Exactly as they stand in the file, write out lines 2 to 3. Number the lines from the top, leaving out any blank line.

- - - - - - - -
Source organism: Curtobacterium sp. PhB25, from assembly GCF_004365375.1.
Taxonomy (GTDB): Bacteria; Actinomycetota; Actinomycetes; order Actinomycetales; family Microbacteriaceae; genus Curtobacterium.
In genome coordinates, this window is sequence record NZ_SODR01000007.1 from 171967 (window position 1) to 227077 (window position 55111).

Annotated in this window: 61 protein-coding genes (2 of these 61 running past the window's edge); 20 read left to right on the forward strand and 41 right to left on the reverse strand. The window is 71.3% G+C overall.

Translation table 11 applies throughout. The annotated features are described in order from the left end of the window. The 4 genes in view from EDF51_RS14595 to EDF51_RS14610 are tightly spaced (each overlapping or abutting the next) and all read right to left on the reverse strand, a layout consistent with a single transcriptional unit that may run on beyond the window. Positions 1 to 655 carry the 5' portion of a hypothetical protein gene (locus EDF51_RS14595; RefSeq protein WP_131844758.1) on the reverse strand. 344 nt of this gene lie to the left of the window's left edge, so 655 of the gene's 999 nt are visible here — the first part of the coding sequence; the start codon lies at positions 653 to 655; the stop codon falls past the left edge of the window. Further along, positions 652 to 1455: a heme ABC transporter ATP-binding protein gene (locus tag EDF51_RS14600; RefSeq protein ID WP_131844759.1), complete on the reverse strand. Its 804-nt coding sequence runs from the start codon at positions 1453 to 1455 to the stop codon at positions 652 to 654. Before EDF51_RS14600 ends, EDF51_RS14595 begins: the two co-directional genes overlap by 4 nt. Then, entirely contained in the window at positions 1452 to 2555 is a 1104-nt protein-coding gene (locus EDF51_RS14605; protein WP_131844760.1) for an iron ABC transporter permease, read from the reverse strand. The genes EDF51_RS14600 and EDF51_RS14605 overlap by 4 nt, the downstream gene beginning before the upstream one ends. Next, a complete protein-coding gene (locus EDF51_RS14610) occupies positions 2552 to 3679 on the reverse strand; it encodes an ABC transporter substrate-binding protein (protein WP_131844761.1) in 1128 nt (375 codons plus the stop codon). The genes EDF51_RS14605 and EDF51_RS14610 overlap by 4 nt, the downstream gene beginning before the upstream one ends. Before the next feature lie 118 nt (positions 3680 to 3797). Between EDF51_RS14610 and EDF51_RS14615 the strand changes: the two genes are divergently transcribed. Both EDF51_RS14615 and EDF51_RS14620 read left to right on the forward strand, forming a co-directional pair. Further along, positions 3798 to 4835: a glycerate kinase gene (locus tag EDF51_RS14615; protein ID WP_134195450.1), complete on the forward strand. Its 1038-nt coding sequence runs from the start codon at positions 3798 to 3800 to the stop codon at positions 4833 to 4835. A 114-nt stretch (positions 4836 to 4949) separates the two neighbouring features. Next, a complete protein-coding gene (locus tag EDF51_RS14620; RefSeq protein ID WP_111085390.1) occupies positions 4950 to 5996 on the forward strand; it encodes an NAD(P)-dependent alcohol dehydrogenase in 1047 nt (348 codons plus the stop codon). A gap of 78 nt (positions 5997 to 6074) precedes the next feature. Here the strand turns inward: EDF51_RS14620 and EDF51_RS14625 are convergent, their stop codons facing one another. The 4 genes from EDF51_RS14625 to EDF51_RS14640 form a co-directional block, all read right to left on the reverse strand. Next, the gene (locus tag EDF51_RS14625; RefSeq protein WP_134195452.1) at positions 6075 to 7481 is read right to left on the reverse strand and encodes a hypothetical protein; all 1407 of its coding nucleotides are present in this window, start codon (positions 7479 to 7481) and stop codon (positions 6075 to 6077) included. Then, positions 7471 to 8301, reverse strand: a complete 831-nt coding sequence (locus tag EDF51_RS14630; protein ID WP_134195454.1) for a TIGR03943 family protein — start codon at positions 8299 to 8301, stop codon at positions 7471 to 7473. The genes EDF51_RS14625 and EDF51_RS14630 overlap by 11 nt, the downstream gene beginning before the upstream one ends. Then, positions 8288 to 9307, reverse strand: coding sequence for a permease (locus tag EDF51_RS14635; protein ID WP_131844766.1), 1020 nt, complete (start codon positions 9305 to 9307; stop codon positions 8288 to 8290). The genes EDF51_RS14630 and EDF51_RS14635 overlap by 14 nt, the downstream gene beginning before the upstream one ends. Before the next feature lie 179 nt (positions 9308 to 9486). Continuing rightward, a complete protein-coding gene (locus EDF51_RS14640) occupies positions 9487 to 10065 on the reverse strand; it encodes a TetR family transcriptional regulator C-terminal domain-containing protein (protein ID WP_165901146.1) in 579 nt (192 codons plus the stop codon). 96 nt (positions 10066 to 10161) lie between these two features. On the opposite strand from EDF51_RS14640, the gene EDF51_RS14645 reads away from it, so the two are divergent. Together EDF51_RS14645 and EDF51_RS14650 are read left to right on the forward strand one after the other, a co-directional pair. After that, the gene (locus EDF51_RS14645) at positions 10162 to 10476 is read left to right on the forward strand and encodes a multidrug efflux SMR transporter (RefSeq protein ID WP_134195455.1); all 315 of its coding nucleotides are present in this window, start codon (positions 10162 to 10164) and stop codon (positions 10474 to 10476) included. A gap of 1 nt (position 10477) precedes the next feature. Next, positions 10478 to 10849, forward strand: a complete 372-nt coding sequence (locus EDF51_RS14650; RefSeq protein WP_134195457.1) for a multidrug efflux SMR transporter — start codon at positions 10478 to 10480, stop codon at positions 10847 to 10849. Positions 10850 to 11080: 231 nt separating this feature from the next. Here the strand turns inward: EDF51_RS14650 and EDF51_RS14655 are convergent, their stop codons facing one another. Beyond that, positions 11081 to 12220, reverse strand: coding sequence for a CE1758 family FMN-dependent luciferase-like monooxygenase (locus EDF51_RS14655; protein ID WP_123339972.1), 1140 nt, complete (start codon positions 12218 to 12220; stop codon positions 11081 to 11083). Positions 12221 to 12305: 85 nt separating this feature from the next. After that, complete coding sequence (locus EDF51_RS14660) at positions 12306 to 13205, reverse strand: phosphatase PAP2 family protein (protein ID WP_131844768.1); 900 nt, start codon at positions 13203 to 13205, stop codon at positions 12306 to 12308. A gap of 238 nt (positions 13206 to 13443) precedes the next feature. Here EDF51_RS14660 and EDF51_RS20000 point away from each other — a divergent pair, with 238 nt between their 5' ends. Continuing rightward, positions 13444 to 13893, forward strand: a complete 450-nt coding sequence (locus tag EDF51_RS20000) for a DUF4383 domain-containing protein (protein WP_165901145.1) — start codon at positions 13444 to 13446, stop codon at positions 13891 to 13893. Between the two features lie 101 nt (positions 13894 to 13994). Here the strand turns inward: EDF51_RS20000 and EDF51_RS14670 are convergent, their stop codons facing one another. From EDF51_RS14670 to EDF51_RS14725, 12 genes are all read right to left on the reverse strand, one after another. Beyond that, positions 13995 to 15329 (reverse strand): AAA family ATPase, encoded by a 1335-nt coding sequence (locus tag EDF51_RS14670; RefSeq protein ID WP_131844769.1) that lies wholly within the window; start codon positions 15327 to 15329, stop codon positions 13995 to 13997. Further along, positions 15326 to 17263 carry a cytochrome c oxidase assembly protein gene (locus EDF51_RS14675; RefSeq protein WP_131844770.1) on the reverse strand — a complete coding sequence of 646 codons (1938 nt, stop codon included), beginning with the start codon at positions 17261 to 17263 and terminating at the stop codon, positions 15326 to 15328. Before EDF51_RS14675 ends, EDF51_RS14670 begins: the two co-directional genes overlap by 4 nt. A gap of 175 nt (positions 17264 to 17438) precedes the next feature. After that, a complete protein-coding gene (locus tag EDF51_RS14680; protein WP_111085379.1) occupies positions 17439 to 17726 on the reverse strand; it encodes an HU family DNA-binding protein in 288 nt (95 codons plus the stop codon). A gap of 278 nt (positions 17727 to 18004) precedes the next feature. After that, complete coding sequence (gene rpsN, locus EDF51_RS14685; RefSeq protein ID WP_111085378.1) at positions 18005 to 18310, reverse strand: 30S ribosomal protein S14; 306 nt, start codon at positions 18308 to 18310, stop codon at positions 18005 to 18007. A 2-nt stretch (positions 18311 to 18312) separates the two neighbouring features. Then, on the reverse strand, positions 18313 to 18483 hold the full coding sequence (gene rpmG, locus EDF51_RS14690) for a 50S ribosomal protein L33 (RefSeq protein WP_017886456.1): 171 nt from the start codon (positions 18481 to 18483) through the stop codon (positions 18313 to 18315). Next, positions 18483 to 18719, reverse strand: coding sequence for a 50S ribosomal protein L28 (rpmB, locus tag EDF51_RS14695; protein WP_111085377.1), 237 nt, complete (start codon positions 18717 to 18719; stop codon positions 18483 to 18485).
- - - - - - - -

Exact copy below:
Taxonomy (GTDB): Bacteria; Actinomycetota; Actinomycetes; order Actinomycetales; family Microbacteriaceae; genus Curtobacterium.
In genome coordinates, this window is sequence record NZ_SODR01000007.1 from 171967 (window position 1) to 227077 (window position 55111).